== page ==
Translation musings: Beware of your false friends!

Feb 16, 2016 | Language, Musings

false friendsLanguage learners are usually thrilled when they meet a new word that sounds or reads the same as in their mother tongue. Hurray, one less word to worry about! It’s easy to remember that “dangereoux” means “dangerous” in French. Or, in Portuguese, “arquivos” is the same as “archives”. “Stazione” is Italian for “station”…

However, it’s best if these similarities are taken with a pinch of salt. Even though similar words in different languages may stem from one ancient root, throughout the ages meanings might evolve in various ways, departing from the original. In some cases it’s hard to tell after a while what the common root was. This is where problems could arise. Trusting these false friends could result in misunderstandings or even extremely awkward situations.

For example, if someone calls you “bizarro” in Spain, don’t get offended. They just think you are a gallant, brave person.

In Russia, you can buy a magazine in a “магазин” (magazin) – which means “shop” in Russian.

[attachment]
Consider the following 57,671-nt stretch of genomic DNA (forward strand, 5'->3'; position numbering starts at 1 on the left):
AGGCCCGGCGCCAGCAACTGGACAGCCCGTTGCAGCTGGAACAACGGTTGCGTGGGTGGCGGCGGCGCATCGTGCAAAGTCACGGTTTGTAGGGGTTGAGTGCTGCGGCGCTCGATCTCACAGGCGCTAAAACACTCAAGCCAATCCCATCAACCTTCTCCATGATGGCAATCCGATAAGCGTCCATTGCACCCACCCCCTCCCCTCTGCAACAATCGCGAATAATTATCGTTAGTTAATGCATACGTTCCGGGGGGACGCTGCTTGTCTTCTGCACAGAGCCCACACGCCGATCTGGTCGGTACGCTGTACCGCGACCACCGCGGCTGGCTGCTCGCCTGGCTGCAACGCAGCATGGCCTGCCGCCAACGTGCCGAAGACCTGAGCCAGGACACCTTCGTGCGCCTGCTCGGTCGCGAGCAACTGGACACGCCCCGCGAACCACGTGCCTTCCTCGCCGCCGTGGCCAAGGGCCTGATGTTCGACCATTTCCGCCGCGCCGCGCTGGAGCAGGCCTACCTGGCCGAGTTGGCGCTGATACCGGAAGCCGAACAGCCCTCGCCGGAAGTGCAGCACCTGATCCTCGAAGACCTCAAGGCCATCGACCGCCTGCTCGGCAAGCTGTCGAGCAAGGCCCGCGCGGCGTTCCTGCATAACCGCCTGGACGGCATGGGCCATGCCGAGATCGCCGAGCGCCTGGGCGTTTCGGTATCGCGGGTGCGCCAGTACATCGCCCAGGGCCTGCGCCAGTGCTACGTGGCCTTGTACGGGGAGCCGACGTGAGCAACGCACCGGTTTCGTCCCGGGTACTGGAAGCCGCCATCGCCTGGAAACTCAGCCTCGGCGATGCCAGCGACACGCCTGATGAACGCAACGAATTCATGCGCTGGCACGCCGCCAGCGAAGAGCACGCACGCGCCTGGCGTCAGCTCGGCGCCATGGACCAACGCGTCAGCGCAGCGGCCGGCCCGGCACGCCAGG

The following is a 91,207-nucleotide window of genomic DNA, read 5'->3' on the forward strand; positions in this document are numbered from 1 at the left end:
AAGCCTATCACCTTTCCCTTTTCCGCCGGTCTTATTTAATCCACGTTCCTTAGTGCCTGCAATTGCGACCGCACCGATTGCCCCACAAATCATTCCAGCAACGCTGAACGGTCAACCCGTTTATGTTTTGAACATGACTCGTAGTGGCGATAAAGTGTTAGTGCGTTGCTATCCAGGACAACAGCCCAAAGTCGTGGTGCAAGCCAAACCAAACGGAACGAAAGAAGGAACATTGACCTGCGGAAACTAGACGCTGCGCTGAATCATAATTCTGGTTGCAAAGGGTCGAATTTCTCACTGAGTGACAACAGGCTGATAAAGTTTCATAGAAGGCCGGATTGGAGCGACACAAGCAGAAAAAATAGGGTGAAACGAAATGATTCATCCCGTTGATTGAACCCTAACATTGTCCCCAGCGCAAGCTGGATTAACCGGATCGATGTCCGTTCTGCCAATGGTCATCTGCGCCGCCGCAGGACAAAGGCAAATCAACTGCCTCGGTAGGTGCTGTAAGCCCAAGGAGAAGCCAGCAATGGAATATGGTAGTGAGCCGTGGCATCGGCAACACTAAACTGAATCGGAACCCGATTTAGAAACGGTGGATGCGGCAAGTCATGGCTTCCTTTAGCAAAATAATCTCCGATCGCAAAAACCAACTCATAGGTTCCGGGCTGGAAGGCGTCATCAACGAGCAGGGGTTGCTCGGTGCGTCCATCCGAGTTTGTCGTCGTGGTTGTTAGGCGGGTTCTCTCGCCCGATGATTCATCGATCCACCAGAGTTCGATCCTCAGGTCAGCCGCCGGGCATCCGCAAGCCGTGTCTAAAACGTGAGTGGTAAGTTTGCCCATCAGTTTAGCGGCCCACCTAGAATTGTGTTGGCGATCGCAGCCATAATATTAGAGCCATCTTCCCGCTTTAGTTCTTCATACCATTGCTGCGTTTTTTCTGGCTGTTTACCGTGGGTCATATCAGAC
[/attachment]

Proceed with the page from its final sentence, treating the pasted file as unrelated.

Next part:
Don’t get surprised if you ask for a “ジュース” (jūsu) in Japan and get some soft drink instead of fruit juice.

Speaking of beverages! Asking for an “ale” in Finland might not get you a good pint, however, you could still end up with a good bargain as it means “sale” or “reduced price”. (In this case there is no etymological connection between the two words.)

When Hungarians tell you they find you “szimpatikus”, it does not mean that they think you are “sympathetic”. (Which is not a bad thing either.) They actually like you.

And the list of false friends could go on and on… So, remember: all that glitters is not gold. You might think you hit the jackpot with a similar word in another language but in the end you could still find yourself in linguistic trouble.